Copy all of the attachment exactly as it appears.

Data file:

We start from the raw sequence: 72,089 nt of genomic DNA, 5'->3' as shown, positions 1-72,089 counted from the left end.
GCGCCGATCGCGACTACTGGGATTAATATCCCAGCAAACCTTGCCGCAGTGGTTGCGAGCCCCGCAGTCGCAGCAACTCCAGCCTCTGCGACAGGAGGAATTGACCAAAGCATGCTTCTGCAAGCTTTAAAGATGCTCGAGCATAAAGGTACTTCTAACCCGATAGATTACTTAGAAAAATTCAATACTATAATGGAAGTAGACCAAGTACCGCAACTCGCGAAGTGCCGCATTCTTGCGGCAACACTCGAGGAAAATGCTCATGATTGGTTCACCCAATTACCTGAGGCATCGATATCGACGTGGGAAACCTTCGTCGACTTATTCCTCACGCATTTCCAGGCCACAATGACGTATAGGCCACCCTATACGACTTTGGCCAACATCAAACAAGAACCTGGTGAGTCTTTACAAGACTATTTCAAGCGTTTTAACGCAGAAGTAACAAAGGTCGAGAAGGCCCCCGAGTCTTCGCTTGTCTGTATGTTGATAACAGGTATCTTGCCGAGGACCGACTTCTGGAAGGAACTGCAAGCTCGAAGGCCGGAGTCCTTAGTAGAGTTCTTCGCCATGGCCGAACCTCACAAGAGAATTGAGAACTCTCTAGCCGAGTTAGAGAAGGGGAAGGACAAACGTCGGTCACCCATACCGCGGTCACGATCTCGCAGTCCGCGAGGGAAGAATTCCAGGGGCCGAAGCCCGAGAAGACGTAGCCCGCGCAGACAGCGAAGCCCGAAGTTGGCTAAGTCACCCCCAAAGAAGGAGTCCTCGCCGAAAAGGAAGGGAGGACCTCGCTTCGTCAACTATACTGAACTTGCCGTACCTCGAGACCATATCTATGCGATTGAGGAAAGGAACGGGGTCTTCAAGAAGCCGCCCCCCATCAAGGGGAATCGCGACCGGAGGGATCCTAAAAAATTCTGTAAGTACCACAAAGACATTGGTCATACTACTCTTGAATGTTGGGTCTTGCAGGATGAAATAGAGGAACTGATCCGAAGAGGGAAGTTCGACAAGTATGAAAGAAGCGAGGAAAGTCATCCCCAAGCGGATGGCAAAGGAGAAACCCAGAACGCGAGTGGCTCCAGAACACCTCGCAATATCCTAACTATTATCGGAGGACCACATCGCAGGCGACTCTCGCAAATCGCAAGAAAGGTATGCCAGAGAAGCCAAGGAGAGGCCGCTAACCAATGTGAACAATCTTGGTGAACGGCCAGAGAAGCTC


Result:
We start from the raw sequence: 72,089 nt of genomic DNA, 5'->3' as shown, positions 1-72,089 counted from the left end.
GCGCCGATCGCGACTACTGGGATTAATATCCCAGCAAACCTTGCCGCAGTGGTTGCGAGCCCCGCAGTCGCAGCAACTCCAGCCTCTGCGACAGGAGGAATTGACCAAAGCATGCTTCTGCAAGCTTTAAAGATGCTCGAGCATAAAGGTACTTCTAACCCGATAGATTACTTAGAAAAATTCAATACTATAATGGAAGTAGACCAAGTACCGCAACTCGCGAAGTGCCGCATTCTTGCGGCAACACTCGAGGAAAATGCTCATGATTGGTTCACCCAATTACCTGAGGCATCGATATCGACGTGGGAAACCTTCGTCGACTTATTCCTCACGCATTTCCAGGCCACAATGACGTATAGGCCACCCTATACGACTTTGGCCAACATCAAACAAGAACCTGGTGAGTCTTTACAAGACTATTTCAAGCGTTTTAACGCAGAAGTAACAAAGGTCGAGAAGGCCCCCGAGTCTTCGCTTGTCTGTATGTTGATAACAGGTATCTTGCCGAGGACCGACTTCTGGAAGGAACTGCAAGCTCGAAGGCCGGAGTCCTTAGTAGAGTTCTTCGCCATGGCCGAACCTCACAAGAGAATTGAGAACTCTCTAGCCGAGTTAGAGAAGGGGAAGGACAAACGTCGGTCACCCATACCGCGGTCACGATCTCGCAGTCCGCGAGGGAAGAATTCCAGGGGCCGAAGCCCGAGAAGACGTAGCCCGCGCAGACAGCGAAGCCCGAAGTTGGCTAAGTCACCCCCAAAGAAGGAGTCCTCGCCGAAAAGGAAGGGAGGACCTCGCTTCGTCAACTATACTGAACTTGCCGTACCTCGAGACCATATCTATGCGATTGAGGAAAGGAACGGGGTCTTCAAGAAGCCGCCCCCCATCAAGGGGAATCGCGACCGGAGGGATCCTAAAAAATTCTGTAAGTACCACAAAGACATTGGTCATACTACTCTTGAATGTTGGGTCTTGCAGGATGAAATAGAGGAACTGATCCGAAGAGGGAAGTTCGACAAGTATGAAAGAAGCGAGGAAAGTCATCCCCAAGCGGATGGCAAAGGAGAAACCCAGAACGCGAGTGGCTCCAGAACACCTCGCAATATCCTAACTATTATCGGAGGACCACATCGCAGGCGACTCTCGCAAATCGCAAGAAAGGTATGCCAGAGAAGCCAAGGAGAGGCCGCTAACCAATGTGAACAATCTTGGTGAACGGCCAGAGAAGCTC